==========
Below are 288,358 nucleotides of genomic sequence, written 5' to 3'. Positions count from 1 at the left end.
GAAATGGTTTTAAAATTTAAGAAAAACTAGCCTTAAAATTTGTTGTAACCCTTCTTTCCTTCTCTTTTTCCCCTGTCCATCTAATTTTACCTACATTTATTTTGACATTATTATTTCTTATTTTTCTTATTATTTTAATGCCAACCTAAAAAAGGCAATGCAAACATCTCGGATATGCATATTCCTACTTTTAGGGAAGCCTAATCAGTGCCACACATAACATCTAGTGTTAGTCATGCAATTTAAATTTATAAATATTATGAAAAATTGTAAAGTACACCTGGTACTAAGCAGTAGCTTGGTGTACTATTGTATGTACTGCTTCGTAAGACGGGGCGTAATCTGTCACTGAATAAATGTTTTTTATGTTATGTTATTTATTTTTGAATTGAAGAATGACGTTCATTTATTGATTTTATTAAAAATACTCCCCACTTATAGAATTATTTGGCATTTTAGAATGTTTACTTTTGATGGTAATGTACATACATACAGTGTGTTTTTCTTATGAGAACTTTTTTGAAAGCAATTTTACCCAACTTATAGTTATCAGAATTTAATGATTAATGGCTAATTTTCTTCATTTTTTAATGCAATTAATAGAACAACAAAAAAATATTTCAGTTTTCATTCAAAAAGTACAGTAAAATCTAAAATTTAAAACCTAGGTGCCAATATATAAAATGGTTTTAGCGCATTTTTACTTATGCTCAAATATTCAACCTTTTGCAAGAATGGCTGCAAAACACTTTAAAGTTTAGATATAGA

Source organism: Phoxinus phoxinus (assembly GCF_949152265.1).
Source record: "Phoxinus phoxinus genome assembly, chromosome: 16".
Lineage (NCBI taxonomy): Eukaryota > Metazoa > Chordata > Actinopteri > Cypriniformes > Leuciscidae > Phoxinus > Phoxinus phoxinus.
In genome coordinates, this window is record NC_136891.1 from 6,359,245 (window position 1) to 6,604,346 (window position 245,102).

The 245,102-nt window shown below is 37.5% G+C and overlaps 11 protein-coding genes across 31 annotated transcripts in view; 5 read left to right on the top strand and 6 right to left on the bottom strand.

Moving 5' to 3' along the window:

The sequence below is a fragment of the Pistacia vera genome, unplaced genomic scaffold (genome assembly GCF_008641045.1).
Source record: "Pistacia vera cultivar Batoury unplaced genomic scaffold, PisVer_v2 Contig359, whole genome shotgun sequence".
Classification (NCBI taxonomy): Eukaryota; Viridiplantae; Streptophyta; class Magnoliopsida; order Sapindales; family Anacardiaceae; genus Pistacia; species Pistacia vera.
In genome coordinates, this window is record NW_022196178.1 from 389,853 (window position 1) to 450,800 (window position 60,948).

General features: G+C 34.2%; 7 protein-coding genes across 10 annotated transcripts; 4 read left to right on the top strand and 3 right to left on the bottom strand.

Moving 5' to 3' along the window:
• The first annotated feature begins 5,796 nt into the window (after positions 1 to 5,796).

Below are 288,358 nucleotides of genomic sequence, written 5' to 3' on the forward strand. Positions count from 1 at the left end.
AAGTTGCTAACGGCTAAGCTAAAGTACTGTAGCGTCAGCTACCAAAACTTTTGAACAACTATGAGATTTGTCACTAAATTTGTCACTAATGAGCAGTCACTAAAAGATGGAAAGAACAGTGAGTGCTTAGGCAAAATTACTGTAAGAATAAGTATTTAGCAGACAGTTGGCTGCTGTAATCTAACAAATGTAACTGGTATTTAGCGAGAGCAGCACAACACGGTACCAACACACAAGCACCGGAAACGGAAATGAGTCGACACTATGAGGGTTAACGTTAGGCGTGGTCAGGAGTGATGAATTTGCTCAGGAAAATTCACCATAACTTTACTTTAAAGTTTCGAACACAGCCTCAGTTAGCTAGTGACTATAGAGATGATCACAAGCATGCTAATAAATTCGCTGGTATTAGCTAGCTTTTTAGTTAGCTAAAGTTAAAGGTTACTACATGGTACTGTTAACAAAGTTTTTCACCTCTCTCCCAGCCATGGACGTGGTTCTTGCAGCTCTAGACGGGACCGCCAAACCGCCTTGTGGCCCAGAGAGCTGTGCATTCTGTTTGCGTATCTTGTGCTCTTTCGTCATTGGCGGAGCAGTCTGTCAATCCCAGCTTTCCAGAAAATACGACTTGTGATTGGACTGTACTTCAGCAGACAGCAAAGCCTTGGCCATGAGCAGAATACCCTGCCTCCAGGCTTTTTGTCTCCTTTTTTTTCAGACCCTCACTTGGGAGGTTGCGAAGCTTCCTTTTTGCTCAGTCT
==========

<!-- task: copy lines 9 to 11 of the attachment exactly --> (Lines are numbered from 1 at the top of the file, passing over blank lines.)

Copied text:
The sequence below is a fragment of the Pistacia vera genome, unplaced genomic scaffold (genome assembly GCF_008641045.1).
Source record: "Pistacia vera cultivar Batoury unplaced genomic scaffold, PisVer_v2 Contig359, whole genome shotgun sequence".
Classification (NCBI taxonomy): Eukaryota; Viridiplantae; Streptophyta; class Magnoliopsida; order Sapindales; family Anacardiaceae; genus Pistacia; species Pistacia vera.